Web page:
A quiet title action represents an equitable proceeding whose purpose is “to establish superiority of title in property.” Ownership of a parcel of real estate is not an absolute concept. A lawyer will typically associate “ownership” of land with having the legal rights to the “highest quality estate which a person can have in [a parcel of] real estate.” This is commonly known as “fee simple title” to the parcel in question or a “fee simple estate.” American Land Title Association describes “fee simple” as follows:
Generally speaking, it means unqualified ownership of land with unqualified power of disposition. Unqualified ownership does not mean that such ownership cannot be subject to outstanding encumbrances and interests of a lower quality than fee simple. A person may hold a fee simple title to real estate, but such a title may be subject to easements, mortgages, restrictions, leases, mining rights, and numerous other rights and interests.
The law school example is to think of a parcel of land as a bundle of sticks, with each stick representing a specific interest in that land. One of the sticks is the right to actually be on the land, the right of possession. Another stick entitles you to convey the land to someone else, the right of alienability or transfer. Another stick entitles you to inherit the land, the right of inheritance. Another stick entitles you to mortgage or put a lien on the property, and so on. When one owner holds the whole bundle of sticks, that is historically called a “Fee Simple Estate”. A Fee Simple estate is generally what you think of when someone says “I own some land”. Fee Simple is also the highest and most valuable estate with respect to land.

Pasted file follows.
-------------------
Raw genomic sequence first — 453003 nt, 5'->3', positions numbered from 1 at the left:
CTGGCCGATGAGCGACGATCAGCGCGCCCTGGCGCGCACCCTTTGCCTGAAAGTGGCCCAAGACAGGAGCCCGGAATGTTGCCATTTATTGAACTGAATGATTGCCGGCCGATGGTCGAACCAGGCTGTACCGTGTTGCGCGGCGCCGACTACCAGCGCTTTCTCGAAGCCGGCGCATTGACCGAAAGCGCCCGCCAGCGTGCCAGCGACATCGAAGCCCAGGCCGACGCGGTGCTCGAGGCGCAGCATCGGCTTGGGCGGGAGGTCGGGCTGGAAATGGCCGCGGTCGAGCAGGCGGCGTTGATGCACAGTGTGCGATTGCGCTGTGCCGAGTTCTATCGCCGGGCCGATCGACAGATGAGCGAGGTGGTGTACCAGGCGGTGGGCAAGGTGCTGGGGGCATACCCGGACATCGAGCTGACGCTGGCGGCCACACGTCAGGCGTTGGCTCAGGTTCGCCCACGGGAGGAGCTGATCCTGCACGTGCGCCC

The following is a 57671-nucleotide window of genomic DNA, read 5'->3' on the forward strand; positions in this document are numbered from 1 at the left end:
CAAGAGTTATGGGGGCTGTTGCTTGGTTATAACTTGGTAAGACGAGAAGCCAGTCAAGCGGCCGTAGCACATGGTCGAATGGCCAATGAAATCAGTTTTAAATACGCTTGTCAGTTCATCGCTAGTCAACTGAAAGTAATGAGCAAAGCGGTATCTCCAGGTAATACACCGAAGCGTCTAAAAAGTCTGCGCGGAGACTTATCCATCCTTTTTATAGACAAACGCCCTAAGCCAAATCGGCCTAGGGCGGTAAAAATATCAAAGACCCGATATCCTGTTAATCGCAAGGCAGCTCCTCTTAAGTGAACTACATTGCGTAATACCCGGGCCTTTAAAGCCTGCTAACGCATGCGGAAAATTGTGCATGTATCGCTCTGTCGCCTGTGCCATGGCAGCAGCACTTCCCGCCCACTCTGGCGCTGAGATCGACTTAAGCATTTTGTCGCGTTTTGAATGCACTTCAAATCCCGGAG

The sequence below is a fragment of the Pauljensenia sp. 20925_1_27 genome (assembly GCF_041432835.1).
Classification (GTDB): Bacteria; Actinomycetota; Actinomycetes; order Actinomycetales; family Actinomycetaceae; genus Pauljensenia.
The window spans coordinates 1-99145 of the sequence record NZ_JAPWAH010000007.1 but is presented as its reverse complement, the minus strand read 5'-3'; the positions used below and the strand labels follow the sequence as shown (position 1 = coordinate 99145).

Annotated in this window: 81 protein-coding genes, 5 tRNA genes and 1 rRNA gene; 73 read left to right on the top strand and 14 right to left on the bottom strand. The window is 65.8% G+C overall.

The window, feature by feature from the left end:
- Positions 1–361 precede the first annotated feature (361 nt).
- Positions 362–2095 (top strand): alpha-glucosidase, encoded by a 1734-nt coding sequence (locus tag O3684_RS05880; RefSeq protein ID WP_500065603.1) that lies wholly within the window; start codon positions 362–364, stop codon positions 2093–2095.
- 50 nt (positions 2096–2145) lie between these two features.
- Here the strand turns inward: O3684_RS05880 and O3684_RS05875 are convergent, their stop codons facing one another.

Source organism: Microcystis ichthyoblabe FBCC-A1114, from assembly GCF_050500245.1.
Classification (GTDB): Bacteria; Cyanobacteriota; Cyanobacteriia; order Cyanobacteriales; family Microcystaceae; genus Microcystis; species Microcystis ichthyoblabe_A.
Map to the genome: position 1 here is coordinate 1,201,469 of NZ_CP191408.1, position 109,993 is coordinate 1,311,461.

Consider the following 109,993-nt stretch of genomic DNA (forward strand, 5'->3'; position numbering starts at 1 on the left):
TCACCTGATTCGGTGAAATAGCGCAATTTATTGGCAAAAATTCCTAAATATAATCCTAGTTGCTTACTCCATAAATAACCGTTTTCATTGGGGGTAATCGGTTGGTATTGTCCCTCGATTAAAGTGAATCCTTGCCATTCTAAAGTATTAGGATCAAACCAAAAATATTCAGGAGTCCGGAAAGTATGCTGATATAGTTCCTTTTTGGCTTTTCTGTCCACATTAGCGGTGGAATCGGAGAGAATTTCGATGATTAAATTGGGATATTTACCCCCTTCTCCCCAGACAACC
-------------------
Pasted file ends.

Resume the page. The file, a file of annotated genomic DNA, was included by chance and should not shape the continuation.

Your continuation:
Quiet title actions involve a lawsuit to establish a clear title to property or remove uncertainties/doubts concerning the ownership of that property. A quiet title lawsuit will “quit” any challenges or claims to a title, hence the term “quiet the title”. The purpose is to establish superiority of title in property. This means that the title to the property is “insurable” or “marketable.”
There are many types of actions for which the Titus Law Firm will use to quiet title. The first is prescriptive title, such as adverse possession, rights of way, etc. There are many instances where people or entities will claim rights to the property (adverse possession and/or squatters rights) to which they are not entitled or overreach the limits of their legal rights (overuse on an easement or right of way). There are also specific encumbrances to title such as satisfied liens, mortgages, security deeds etc. These encumbrances can “cloud” the title and make it difficult to sell or insure the property. Finally, there are tax or foreclosure deeds that can be used to cut off equities and redemption in the property.
There are also many different procedures or remedies of a quiet title action such as declaratory judgment, reformation, or rescission. A declaratory judgment declares the right or other legal relations of a specific party seeking such a declaration. This is common when there are title clouds such as old mortgages or incorrect legal descriptions on deeds. Reformation can be used to reform and contract/instrument to reflect the original intentions of the parties. Finally, rescission can cancel and instrument that was either procured unlawfully or has outlived its usefulness.
Quiet title can also be used to establish ownership of:
If you are dealing with a dispute about the title of your property, do not hesitate to contact an attorney at our Overland Park real estate firm today. We will carefully research your case, file your claim, and provide notice of the lawsuit to the correct parties. If your claim is contested, we can patiently help you to navigate the process of quiet title litigation. Our experienced property attorneys have run title and litigated property disputes in counties across Kansas and Missouri.
 See American Land Title Association (ALTA) “ALTA’s Land Title Institute – Title 101″ at 7 (https://www.alta.org/media/pdf/CH01.pdf) (last viewed Sept. 8, 2020).